Mars might not be the first place you’d think of when you think of where wind power might come in handy. It has dust storms on a similar scale to anything Earth can muster, and they are responsible for the death of many technologies we have sent to the Red Planet over the years. However, the power of these storms is only enough to lift some dust particles into the air, which eventually coat the solar panels of this technology. Scientists have thought that it doesn’t really have enough momentum to be useful for anything. However, a new paper challenges this assumption and shows that wind power could be useful on Mars.
However, there are a few caveats to this statement. One is that this research is based on climate models rather than actual wind data at multiple locations. Another is that it would potentially only be useful in certain locations, although those locations are some of the most scientifically fascinating locations anyway.
Scientific interest is one of the main drivers of efforts to explore Mars. The tantalizing prospect of potentially finding extinct (or surviving) life on one of our sister planets was the dream of space explorers’ births. Most of these explorers want to push for a human mission to do as much science as possible in the shortest amount of time – robots just aren’t as efficient as human explorers.
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But to have a human mission, there must be enough power in the mission space to provide life support and meet the mission’s basic needs. In most of the scientific literature, these needs are met by two energy sources – nuclear and solar.
Solar power is one of the most common sources of energy on Mars, which is why so many missions fall victim to the inevitable dust that clogs up their solar panels. But it has some distinct drawbacks. It is only available for a certain percentage of the day, and those percentages vary by location and time of the Martian year. Sending the necessary energy storage capacity to Mars to support a manned mission from solar power alone is prohibitively expensive, so an alternative source of base power is required.
Nuclear fills that gap nicely on the Red Planet and on Earth. However, while humanity has operated small-scale nuclear reactors on other planets in the past, having one large enough to provide basic power for a crewed mission is another matter entirely. There are many risks in operating one, especially in conditions like the one on the surface of Mars, let alone the unknowns of how to land on its surface in the first place.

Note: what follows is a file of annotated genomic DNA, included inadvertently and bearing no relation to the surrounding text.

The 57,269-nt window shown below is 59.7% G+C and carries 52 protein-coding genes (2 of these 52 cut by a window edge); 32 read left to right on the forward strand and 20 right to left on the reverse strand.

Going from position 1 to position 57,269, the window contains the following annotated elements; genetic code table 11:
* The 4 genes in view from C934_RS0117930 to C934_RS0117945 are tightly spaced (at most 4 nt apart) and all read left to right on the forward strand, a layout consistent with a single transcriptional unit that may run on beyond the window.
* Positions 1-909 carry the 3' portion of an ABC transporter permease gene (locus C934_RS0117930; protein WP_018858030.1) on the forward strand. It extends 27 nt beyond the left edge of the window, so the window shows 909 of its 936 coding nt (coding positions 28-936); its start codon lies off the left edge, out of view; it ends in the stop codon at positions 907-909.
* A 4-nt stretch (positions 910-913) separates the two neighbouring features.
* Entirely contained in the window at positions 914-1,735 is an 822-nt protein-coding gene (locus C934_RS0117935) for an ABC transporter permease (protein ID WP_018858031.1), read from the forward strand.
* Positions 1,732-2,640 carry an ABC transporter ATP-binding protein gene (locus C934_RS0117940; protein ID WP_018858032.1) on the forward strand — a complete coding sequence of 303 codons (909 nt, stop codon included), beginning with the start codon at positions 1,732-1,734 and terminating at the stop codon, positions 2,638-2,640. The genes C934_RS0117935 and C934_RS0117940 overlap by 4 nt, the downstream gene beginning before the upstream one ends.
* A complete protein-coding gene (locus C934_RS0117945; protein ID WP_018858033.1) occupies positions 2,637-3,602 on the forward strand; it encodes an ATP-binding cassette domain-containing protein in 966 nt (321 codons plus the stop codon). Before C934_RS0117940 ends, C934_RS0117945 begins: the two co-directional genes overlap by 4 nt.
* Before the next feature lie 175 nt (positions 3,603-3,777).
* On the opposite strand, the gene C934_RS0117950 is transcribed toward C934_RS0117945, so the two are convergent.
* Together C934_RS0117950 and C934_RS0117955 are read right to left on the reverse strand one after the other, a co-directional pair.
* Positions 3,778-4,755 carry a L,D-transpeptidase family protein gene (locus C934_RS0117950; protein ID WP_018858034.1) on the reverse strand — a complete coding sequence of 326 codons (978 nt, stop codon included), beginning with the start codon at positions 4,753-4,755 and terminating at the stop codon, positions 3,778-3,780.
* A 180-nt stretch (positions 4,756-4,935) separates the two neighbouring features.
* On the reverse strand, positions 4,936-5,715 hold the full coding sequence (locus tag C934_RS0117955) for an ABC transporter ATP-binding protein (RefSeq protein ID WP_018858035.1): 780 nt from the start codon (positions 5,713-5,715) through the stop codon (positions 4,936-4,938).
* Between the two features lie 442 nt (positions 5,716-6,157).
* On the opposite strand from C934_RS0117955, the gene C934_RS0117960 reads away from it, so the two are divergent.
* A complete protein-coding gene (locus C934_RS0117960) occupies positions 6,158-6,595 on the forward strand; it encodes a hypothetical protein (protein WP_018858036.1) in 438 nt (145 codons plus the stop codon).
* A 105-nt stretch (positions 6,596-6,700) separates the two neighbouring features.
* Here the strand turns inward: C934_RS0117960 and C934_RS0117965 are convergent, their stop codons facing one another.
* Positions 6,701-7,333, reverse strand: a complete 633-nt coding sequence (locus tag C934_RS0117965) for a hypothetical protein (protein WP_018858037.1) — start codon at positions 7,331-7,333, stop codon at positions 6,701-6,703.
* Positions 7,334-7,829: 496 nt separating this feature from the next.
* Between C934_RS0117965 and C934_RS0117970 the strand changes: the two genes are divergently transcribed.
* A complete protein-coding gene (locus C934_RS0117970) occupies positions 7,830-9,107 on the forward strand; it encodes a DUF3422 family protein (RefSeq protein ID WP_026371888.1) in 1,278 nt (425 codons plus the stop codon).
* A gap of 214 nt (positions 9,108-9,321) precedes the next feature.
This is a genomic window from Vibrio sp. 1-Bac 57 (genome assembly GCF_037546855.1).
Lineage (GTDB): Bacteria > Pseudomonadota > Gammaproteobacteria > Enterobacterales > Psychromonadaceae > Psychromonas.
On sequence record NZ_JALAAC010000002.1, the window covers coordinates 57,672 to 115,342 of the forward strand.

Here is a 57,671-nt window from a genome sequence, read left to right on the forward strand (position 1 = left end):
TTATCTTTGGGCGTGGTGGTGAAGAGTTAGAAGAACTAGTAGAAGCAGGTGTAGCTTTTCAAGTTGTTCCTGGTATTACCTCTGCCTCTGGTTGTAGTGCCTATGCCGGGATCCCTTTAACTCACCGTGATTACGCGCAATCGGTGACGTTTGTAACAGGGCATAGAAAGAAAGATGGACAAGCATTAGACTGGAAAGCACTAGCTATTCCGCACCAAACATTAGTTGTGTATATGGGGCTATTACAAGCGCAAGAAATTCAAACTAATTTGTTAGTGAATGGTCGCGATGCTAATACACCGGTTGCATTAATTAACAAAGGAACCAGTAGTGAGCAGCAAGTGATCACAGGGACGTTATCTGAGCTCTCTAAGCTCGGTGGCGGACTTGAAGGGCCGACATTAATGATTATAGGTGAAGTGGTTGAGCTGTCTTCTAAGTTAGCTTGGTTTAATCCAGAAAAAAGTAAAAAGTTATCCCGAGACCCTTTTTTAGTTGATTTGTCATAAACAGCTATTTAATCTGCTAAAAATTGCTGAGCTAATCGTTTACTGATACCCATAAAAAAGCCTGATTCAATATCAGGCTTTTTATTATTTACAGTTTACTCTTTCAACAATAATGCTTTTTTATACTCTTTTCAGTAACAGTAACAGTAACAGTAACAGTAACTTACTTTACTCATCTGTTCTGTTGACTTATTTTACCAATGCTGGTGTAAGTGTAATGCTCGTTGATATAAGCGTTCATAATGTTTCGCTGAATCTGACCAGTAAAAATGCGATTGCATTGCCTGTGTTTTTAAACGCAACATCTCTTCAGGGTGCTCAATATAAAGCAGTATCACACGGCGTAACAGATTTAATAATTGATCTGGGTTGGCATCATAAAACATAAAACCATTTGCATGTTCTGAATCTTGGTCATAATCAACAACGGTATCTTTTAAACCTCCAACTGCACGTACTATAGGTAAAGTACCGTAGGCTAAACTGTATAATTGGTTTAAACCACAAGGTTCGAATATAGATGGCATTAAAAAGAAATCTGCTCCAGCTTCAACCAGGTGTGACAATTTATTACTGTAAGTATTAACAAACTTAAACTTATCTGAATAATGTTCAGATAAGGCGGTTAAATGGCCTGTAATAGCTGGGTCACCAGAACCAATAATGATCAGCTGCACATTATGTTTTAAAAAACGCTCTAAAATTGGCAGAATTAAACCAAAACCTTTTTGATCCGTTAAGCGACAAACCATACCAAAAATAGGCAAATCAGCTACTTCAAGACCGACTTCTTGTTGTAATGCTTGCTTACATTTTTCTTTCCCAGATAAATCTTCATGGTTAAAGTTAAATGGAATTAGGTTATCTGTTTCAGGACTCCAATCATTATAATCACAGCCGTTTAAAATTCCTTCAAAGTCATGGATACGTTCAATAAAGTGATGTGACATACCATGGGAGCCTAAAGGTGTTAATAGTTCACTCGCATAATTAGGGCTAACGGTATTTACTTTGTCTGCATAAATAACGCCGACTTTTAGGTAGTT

Therefore, an alternative primary energy source would be useful. The wind has largely been discounted due to the general impression that the Martian atmosphere is too insufficient to provide the necessary power. But research into how to make the most of wind power here on Earth has led to some technological improvements that could make it a more viable energy source on Mars.
First, it would be useful to understand how much energy the wind provides on Mars. To do so, researchers from NASA, UC Boulder and elsewhere turned to the Mars Global Climate Model (GCM). The GCM predicts wind speeds on the surface of Mars as well as the density of that wind. From there, the researchers could calculate the power it provides, on average, at least.
They also make several interesting points to consider when considering wind farms on Mars. First – wind speeds increase dramatically even 50 meters above the ground on Mars. So if any future mission plans to use wind power, it’s better to build tall turbines rather than closer to the ground, even if that requires overcoming some additional engineering challenges.
Another is that the wind provides a good foil for solar power on the Red Planet. For example, solar radiation decreases significantly during dust storms, but wind energy increases during these times. Also, the longer nights during the Red Planet winter force wind power to overtake solar as a potential energy source.
In particular, this second point applies to mid- to polar latitudes, where some of the most interesting scientific sites (ie, those containing water) are located. So for the bases there, a combination of solar and wind is the optimal safe power mix, without the need for potentially dangerous nuclear.
Using an underappreciated resource like the wind on Mars can turn heads in the space exploration community. But humanity will need every ounce of power it can get from the least possible weight if it really intends to send humans to Mars. This study is another step toward understanding how best to do this.
Hartwick et al. – Assessment of wind power potential for future human missions to Mars
UT – Without water and life, the geology on Mars is wind driven
UT – Dust devils and strong winds produce the continuous haze on Mars
UT – Telltale of Phoenix tells all about the winds and weather on Mars
Wind farm on Earth.
Credit – Public domain images from Pixabay
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